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News > Amazing Alumni: Teaching > Richard Fletcher (1998)

Richard Fletcher (1998)

Richard Fletcher (1998) tells us what he has been doing since leaving St James as a pupil.
10 Apr 2018
United Kingdom
Amazing Alumni: Teaching
Richard Fletcher
Richard Fletcher

I am currently Head of Lower School at St James Senior Boys’ School. I look after the pupils in both Year 7 and Year 8 and assist the Form Tutors in the delivery of outstanding pastoral care. There are approximately 150 pupils in the Lower School and 6 Form Tutors. I also teach Key Stage 3 and 4 Maths and I teach Philosophy in Year 7.

I love communicating with people. I think that this is where I get my energy from. Classroom teaching actually de-stresses me. On a number of occasions I have entered a classroom feeling frustrated or annoyed by something only to come out happy and refreshed. I am passionate about communicating the magic and logic of maths. The simple joy of helping someone to understand a concept is very satisfying.
Facilitating philosophical dialogue is also very fulfilling. Young people have huge questions and these questions need a forum for discussion. Philosophy lessons provide that forum.

I have recently become very interested in the link between pupil health and wellbeing and attainment. The Education Act 2002 states that a good curriculum should “promote the spiritual, moral, cultural, mental and physical development of pupils at the school and of society, and prepare pupils at the school for the opportunities, responsibilities and experiences of later life.” I would like to see schools develop more in depth programmes to help the younger generation be able to see the need in front of them and also meet it. I believe that at St James the dual approach of mindfulness and philosophy does just this. Mindfulness practices allow pupils to gain a clearer sense of what is at their centre and to connect with what the needs are in front of them and the philosophy courses on offer connect them with the needs in society and how they, as a human, relate to society. If I have one ambition, it is probably to see more programmes like this implemented in more schools around the world.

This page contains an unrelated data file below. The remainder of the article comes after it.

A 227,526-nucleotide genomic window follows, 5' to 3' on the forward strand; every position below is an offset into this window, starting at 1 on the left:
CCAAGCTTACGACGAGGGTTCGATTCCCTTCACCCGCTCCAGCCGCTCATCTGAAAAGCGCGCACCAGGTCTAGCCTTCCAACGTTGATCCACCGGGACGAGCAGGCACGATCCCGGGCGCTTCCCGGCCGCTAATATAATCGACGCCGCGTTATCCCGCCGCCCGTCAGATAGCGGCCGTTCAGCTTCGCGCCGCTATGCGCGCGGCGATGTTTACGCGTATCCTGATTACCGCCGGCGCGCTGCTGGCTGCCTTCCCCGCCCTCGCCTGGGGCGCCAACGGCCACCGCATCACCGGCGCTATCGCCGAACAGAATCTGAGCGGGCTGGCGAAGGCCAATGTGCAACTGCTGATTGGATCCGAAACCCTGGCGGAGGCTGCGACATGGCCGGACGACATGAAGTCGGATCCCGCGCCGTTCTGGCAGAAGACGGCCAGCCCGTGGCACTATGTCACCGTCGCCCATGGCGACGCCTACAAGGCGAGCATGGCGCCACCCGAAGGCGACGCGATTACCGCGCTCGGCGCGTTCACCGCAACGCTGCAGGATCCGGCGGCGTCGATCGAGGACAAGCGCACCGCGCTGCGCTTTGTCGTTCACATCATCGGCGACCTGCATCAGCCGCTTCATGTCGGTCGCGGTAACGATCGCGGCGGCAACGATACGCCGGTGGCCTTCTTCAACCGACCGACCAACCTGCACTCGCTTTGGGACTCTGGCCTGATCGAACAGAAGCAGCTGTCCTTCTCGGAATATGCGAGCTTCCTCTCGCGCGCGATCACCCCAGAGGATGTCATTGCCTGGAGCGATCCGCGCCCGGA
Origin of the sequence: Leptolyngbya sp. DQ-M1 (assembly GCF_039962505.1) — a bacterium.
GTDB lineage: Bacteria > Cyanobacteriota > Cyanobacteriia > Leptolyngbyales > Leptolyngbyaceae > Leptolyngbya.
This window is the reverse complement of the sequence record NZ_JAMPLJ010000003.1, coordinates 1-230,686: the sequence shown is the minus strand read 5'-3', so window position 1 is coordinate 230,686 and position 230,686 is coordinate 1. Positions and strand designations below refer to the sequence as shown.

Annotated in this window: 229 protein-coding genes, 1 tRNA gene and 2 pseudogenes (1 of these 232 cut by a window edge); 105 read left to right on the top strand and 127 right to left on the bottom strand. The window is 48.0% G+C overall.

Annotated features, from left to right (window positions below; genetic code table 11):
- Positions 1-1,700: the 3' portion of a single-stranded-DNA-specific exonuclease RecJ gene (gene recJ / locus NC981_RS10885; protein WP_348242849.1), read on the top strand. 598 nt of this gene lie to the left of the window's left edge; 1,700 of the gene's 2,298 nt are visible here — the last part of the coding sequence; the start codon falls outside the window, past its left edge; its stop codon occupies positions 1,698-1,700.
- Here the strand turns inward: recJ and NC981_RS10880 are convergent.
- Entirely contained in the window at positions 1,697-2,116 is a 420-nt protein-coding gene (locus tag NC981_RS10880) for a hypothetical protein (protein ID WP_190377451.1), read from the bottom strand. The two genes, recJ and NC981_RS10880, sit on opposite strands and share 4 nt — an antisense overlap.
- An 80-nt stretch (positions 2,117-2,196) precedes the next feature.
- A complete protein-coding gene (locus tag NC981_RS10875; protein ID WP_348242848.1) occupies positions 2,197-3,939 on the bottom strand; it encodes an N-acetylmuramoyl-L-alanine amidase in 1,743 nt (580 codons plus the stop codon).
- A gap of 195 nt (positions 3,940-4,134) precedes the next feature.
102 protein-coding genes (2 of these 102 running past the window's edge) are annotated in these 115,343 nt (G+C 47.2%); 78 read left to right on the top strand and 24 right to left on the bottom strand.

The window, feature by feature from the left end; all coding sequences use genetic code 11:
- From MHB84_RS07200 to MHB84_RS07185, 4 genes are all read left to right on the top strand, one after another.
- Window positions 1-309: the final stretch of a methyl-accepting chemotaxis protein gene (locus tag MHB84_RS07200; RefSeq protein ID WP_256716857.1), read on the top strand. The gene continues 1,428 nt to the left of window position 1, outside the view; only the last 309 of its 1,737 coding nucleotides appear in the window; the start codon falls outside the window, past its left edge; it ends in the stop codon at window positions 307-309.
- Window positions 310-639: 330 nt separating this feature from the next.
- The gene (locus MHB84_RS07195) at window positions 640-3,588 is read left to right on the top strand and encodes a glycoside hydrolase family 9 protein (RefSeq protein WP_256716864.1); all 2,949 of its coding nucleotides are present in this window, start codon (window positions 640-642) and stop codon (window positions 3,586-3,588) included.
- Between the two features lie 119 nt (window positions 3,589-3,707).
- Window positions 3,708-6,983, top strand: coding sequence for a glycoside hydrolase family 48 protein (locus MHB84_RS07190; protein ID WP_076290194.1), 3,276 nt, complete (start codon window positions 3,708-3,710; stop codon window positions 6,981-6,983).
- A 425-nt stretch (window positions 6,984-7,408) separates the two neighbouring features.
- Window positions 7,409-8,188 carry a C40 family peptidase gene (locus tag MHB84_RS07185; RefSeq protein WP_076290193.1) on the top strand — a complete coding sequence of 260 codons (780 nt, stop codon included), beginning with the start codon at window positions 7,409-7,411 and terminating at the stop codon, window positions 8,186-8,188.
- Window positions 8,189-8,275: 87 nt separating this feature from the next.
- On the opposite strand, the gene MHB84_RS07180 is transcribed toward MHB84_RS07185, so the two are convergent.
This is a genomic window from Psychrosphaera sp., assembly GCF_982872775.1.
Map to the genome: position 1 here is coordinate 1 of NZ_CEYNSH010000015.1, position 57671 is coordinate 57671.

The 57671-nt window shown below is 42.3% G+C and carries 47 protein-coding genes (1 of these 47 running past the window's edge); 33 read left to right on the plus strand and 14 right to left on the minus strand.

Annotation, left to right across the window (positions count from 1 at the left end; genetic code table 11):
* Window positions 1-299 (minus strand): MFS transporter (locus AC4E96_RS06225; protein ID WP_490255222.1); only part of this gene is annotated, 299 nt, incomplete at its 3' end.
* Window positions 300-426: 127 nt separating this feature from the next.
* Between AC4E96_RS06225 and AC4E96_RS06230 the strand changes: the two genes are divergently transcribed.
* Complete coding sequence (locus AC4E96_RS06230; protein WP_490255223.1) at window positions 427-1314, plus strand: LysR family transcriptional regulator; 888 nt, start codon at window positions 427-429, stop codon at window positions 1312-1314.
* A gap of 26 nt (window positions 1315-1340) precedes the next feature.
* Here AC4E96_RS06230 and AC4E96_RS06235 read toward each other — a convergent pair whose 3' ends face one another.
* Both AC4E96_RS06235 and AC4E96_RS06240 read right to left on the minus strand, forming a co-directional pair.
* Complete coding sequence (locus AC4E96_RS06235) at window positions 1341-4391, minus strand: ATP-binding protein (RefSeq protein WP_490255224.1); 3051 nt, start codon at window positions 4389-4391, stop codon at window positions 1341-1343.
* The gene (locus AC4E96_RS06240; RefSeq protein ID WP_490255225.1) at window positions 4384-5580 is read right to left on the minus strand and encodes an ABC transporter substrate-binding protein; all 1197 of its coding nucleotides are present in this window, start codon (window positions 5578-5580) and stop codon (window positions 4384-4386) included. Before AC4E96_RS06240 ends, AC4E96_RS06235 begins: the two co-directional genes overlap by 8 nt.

For students looking to get into teaching: go for it! Education and in particular teaching is a brilliant career path. There is not one day that, as a teacher, I have ever questioned my purpose in life. I don’t live for the weekends and I don’t get the Sunday evening blues either. I am very, very lucky.

As a student at St James, I benefited from the emphasis on speaking and performing. I have had to publicly speak many times in my career and the training I received has helped me greatly. Whilst I now regret the fact that I did not fully take advantage of the lessons that I sat through, my time both on the sports field and in the cadet force taught me a thing or two about overcoming perceived limits. This has helped me enormously in my life so far and the lessons learnt on the rugby field and the obstacle course I have found to be transferable into other aspects of life.
Without doubt the periods of quiet time practised during my school days gave me a foundation in self-reflection and self-awareness. This helped me overcome a lengthy and debilitating period of anxiety and depression in my twenties and continues to help me to see things with the appropriate perspective.

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